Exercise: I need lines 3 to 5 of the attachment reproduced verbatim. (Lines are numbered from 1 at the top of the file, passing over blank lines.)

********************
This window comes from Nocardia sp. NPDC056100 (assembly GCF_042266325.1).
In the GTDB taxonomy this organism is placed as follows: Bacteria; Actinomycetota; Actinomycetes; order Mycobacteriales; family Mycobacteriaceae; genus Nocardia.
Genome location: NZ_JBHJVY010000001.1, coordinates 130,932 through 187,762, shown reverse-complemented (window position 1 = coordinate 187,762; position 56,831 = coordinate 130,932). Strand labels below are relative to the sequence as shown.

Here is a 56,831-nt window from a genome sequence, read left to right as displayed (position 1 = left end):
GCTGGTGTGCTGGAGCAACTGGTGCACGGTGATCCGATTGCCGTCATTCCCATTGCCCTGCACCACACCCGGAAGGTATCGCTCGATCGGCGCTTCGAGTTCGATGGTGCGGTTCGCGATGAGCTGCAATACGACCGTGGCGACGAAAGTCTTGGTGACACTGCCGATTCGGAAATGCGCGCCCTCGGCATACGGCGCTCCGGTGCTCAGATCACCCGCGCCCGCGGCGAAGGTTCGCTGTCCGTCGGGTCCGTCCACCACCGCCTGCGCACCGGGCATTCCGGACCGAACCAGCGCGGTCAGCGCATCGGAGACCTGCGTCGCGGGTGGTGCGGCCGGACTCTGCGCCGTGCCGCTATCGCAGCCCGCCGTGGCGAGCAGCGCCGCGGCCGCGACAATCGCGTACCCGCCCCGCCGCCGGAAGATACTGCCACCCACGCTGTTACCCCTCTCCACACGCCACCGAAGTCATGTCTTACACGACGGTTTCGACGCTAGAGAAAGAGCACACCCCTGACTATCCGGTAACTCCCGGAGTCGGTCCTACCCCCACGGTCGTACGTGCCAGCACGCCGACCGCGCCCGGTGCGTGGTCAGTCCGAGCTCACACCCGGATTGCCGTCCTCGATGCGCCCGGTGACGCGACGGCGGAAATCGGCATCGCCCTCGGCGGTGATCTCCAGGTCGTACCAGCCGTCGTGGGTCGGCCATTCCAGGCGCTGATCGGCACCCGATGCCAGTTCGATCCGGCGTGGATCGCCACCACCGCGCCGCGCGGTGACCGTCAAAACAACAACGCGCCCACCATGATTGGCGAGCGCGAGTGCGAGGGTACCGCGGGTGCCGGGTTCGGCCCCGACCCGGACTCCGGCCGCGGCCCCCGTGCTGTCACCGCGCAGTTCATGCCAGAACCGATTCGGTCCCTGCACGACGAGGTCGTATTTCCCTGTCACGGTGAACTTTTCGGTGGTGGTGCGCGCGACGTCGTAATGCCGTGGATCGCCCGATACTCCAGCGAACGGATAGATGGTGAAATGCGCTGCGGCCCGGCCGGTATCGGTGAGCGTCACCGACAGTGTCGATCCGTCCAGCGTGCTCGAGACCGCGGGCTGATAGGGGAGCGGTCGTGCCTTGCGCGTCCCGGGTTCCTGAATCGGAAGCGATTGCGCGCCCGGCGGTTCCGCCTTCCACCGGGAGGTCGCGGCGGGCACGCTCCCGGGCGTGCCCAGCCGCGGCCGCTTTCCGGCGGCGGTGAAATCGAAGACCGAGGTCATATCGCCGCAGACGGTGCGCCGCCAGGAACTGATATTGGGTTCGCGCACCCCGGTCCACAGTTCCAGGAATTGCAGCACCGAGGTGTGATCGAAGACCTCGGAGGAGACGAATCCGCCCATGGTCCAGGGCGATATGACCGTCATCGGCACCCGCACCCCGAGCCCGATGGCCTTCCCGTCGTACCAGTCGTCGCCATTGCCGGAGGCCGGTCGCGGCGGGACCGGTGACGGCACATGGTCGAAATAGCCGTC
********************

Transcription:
Genome location: NZ_JBHJVY010000001.1, coordinates 130,932 through 187,762, shown reverse-complemented (window position 1 = coordinate 187,762; position 56,831 = coordinate 130,932). Strand labels below are relative to the sequence as shown.

Here is a 56,831-nt window from a genome sequence, read left to right as displayed (position 1 = left end):
GCTGGTGTGCTGGAGCAACTGGTGCACGGTGATCCGATTGCCGTCATTCCCATTGCCCTGCACCACACCCGGAAGGTATCGCTCGATCGGCGCTTCGAGTTCGATGGTGCGGTTCGCGATGAGCTGCAATACGACCGTGGCGACGAAAGTCTTGGTGACACTGCCGATTCGGAAATGCGCGCCCTCGGCATACGGCGCTCCGGTGCTCAGATCACCCGCGCCCGCGGCGAAGGTTCGCTGTCCGTCGGGTCCGTCCACCACCGCCTGCGCACCGGGCATTCCGGACCGAACCAGCGCGGTCAGCGCATCGGAGACCTGCGTCGCGGGTGGTGCGGCCGGACTCTGCGCCGTGCCGCTATCGCAGCCCGCCGTGGCGAGCAGCGCCGCGGCCGCGACAATCGCGTACCCGCCCCGCCGCCGGAAGATACTGCCACCCACGCTGTTACCCCTCTCCACACGCCACCGAAGTCATGTCTTACACGACGGTTTCGACGCTAGAGAAAGAGCACACCCCTGACTATCCGGTAACTCCCGGAGTCGGTCCTACCCCCACGGTCGTACGTGCCAGCACGCCGACCGCGCCCGGTGCGTGGTCAGTCCGAGCTCACACCCGGATTGCCGTCCTCGATGCGCCCGGTGACGCGACGGCGGAAATCGGCATCGCCCTCGGCGGTGATCTCCAGGTCGTACCAGCCGTCGTGGGTCGGCCATTCCAGGCGCTGATCGGCACCCGATGCCAGTTCGATCCGGCGTGGATCGCCACCACCGCGCCGCGCGGTGACCGTCAAAACAACAACGCGCCCACCATGATTGGCGAGCGCGAGTGCGAGGGTACCGCGGGTGCCGGGTTCGGCCCCGACCCGGACTCCGGCCGCGGCCCCCGTGCTGTCACCGCGCAGTTCATGCCAGAACCGATTCGGTCCCTGCACGACGAGGTCGTATTTCCCTGTCACGGTGAACTTTTCGGTGGTGGTGCGCGCGACGTCGTAATGCCGTGGATCGCCCGATACTCCAGCGAACGGATAGATGGTGAAATGCGCTGCGGCCCGGCCGGTATCGGTGAGCGTCACCGACAGTGTCGATCCGTCCAGCGTGCTCGAGACCGCGGGCTGATAGGGGAGCGGTCGTGCCTTGCGCGTCCCGGGTTCCTGAATCGGAAGCGATTGCGCGCCCGGCGGTTCCGCCTTCCACCGGGAGGTCGCGGCGGGCACGCTCCCGGGCGTGCCCAGCCGCGGCCGCTTTCCGGCGGCGGTGAAATCGAAGACCGAGGTCATATCGCCGCAGACGGTGCGCCGCCAGGAACTGATATTGGGTTCGCGCACCCCGGTCCACAGTTCCAGGAATTGCAGCACCGAGGTGTGATCGAAGACCTCGGAGGAGACGAATCCGCCCATGGTCCAGGGCGATATGACCGTCATCGGCACCCGCACCCCGAGCCCGATGGCCTTCCCGTCGTACCAGTCGTCGCCATTGCCGGAGGCCGGTCGCGGCGGGACCGGTGACGGCACATGGTCGAAATAGCCGTC